The Russian Revolution

Thoughts after reading Orlando Figes’s A People’s Tragedy: The Russian Revolution 1891-1924.

 

The Russian Revolution shocked the world and shaped the 20th Century. It ushered in both the first communist and the first totalitarian state. The Bolsheviks triumph dashed the hopes of Russian liberals, who wanted the country to have prudent reform. Instead the Russians replaced one authoritarian regime with another.

Westerners should look at Russian Revolution before pushing democracy on those who have no self-governing experience.  In 1917 Russia experienced political upheaval: in an eight month span, the Romanov dynasty fell and a provisional government was toppled by the Bolsheviks. Orlando Figes, the foremost scholar on the Russian Revolution, claimed that the Bolsheviks prevailed because of the weakness of Russia’s democratic culture. Centuries of serfdom and autocracy prevented the country from developing the cultural prerequisites needed to foster and strengthen democracy, Figes concluded in his monumental work, A People’s Tragedy: The Russian Revolution 1891-1924.

It’s appropriate that Figes began his study with the 1891 famine. That calamity politicized and radicalized Russian society. Marxism provided the country with an explanation for its economic woes. Instead of reaching out to the emerging civil society and making political reforms, Tsar Alexander III responded to the crisis by clamping down on the zemstovs (local councils), arresting council members and censoring their publications.

It was a precursor of things to come. The Romanovs refused to reform during their last years of rule. Part of that was ideology: Alexander and his son Nicholas II (who assumed the throne when his father died in 1894) were Muscovites and believed that all of Russia was their fiefdom. They believed their rule was absolute; no law or bureaucracy constrained their power. Nicholas thought he and his people shared an unbreakable bond, and regarded representative democracy as “harmful” to his people.

Nicholas, unlike his father, was a weak leader. He idolized Alexander and shared his Muscovite vision, but lacked the leadership skills needed to successfully rule. Figes described his rule as an autocracy without an autocrat. When Russia was coming unglued during the Great War, his diary was filled with notes about the weather, his tea-time companions, and the like. He was a simple thinker, and was concerned with minute, superfluous details rather than grand strategy.

The first great challenge to his rule came with the 1905 Revolution. Nicholas held onto power because the military sided with him. He also benefited from a fragmented opposition which included urban workers, peasants, liberals, radicals, and independence seekers, who obtained some political concessions from the king. Nicholas allowed a Duma (parliament) to meet. New freedoms were granted, including then expansion of the press and the toleration of new political parties. But Russian liberals soon became disenchanted with the Duma, which was seen as an impotent body. Legislation needed to pass through the Tsar and a State Council before it became law. The first Duma convened in 1906; it lasted 72 days.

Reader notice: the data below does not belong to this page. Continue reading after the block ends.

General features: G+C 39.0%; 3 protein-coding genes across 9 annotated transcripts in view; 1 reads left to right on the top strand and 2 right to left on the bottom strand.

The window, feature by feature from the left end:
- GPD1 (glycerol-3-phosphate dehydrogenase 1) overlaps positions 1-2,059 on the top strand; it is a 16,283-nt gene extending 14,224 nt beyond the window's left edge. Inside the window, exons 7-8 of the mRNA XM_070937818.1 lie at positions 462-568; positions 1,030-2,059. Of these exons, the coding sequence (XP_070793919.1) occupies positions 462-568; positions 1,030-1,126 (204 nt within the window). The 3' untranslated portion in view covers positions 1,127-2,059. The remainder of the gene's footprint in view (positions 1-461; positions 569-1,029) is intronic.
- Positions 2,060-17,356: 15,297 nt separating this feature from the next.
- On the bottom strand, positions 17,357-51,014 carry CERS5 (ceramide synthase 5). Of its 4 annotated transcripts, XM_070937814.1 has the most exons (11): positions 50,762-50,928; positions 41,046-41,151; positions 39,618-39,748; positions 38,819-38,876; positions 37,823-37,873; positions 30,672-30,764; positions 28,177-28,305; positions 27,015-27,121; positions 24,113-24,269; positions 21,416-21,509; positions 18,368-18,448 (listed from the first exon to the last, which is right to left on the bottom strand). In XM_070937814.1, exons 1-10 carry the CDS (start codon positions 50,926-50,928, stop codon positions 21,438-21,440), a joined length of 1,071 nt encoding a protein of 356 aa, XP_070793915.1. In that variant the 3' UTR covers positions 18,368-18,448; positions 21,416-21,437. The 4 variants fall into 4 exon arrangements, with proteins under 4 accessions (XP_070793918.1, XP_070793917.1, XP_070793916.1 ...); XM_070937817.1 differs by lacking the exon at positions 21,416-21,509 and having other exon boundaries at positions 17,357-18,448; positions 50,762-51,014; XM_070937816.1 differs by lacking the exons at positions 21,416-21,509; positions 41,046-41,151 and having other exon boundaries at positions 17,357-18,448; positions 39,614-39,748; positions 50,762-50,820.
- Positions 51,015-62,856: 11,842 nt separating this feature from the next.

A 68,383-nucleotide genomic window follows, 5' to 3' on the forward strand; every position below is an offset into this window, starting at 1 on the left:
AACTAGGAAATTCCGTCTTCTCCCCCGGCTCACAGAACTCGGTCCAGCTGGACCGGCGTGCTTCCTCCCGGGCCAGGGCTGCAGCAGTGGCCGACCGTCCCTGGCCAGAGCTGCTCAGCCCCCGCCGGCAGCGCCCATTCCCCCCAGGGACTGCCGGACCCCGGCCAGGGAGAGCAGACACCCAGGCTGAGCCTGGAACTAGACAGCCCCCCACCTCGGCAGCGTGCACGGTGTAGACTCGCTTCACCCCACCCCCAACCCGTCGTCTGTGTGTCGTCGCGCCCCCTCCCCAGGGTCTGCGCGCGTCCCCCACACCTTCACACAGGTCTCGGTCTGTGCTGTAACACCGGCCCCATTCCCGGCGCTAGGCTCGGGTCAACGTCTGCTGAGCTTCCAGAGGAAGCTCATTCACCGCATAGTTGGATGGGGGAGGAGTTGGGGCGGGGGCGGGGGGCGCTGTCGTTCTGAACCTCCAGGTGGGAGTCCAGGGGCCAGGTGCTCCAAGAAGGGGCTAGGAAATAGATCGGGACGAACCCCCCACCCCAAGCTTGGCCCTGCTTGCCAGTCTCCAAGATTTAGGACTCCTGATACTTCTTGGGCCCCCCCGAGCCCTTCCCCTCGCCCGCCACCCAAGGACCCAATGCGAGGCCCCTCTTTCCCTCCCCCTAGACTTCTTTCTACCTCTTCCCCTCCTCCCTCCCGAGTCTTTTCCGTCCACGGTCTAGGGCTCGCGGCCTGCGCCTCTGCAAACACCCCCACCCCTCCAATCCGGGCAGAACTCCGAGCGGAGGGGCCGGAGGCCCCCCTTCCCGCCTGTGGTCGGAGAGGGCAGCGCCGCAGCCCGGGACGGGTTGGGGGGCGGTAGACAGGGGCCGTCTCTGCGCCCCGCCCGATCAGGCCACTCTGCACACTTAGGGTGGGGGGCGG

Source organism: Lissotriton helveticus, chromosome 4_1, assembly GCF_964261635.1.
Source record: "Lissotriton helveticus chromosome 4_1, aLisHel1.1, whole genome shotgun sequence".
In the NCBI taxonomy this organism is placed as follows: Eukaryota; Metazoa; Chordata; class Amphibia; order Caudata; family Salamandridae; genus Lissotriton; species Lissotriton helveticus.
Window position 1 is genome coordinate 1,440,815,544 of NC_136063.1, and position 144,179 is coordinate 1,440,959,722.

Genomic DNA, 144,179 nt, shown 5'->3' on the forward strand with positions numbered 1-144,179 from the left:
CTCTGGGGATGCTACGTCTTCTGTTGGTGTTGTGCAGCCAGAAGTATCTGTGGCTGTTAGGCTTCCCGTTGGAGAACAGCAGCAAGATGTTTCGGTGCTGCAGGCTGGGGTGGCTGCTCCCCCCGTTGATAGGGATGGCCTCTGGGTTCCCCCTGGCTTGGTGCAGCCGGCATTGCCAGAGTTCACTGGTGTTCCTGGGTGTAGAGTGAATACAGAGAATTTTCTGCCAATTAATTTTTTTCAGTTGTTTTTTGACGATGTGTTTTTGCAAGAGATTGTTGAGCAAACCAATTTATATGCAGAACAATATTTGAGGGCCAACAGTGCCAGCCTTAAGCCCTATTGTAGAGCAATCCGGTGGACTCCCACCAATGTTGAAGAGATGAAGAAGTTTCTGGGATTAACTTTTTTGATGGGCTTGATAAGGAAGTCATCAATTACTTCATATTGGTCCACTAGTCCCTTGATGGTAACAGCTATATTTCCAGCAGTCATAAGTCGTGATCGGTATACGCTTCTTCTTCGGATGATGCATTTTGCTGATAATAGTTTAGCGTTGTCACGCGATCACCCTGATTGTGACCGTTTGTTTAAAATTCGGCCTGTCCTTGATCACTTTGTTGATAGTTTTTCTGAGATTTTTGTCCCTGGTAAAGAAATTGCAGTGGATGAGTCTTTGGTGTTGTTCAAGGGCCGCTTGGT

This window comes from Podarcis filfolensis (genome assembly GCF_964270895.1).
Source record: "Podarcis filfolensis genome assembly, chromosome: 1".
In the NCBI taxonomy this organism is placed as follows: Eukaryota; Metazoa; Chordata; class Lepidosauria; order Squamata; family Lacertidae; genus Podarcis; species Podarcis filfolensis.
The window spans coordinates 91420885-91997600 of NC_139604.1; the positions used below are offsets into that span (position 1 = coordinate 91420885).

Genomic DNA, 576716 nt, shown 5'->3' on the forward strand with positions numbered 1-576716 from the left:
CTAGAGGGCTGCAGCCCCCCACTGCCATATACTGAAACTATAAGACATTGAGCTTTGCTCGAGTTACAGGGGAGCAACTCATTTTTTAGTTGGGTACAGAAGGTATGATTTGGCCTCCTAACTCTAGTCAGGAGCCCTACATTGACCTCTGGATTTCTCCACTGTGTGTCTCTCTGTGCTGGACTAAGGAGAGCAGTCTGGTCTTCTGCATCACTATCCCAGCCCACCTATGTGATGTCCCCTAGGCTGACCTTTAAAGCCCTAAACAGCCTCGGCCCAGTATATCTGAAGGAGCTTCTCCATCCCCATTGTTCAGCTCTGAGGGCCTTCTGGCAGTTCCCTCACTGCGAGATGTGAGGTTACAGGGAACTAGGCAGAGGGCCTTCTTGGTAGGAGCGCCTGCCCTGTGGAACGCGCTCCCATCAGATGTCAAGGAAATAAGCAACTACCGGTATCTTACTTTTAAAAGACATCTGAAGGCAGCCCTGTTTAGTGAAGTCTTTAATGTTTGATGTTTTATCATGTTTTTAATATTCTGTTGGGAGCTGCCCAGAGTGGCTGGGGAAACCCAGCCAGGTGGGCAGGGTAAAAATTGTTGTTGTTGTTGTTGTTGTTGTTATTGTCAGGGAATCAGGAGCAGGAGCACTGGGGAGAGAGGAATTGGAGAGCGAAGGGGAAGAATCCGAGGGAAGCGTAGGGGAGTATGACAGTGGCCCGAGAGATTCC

Russian society remained on edge long after 1905. Many in the Russian intelligentsia looked for solutions to the nation’s political problems. But unlike their counterparts in Western Europe, they remained isolated from society at large. They were isolated politically from the Tsarists state and culturally from the peasants. Russian intellectuals also differed from their Western European counterparts in a more dramatic way: their ideas. European thinkers came out of the Enlightenment tradition, which produced skepticism, led to pluralism, and to the rejection of absolutes. Russians, on the other hand, embraced an idea wholeheartedly and it became dogma.

Marxism was the big idea which enamored Russian thinkers in the early 20th century. But the man who made Russia the world’s first communist state, was not an orthodox Marxist.

Like many of his contemporaries, Vladimir Ilyich Lenin became a revolutionary after reading Nikolay Gavrilovich Chernyshevsky’s 1862 novel, What Is To Be Done?. The novel described a superman who denied himself pleasure in order to harden his will. This ascetic lifestyle trained the body and mind for the cause and promised salvation through politics.

Chernyshevsky shaped Lenin’s approach to Marxism. First and foremost, Lenin believed a dictatorship was necessary for a revolution to flourish. He insisted that action could altar history. And he was convinced a revolutionary vanguard was needed to topple an existing government.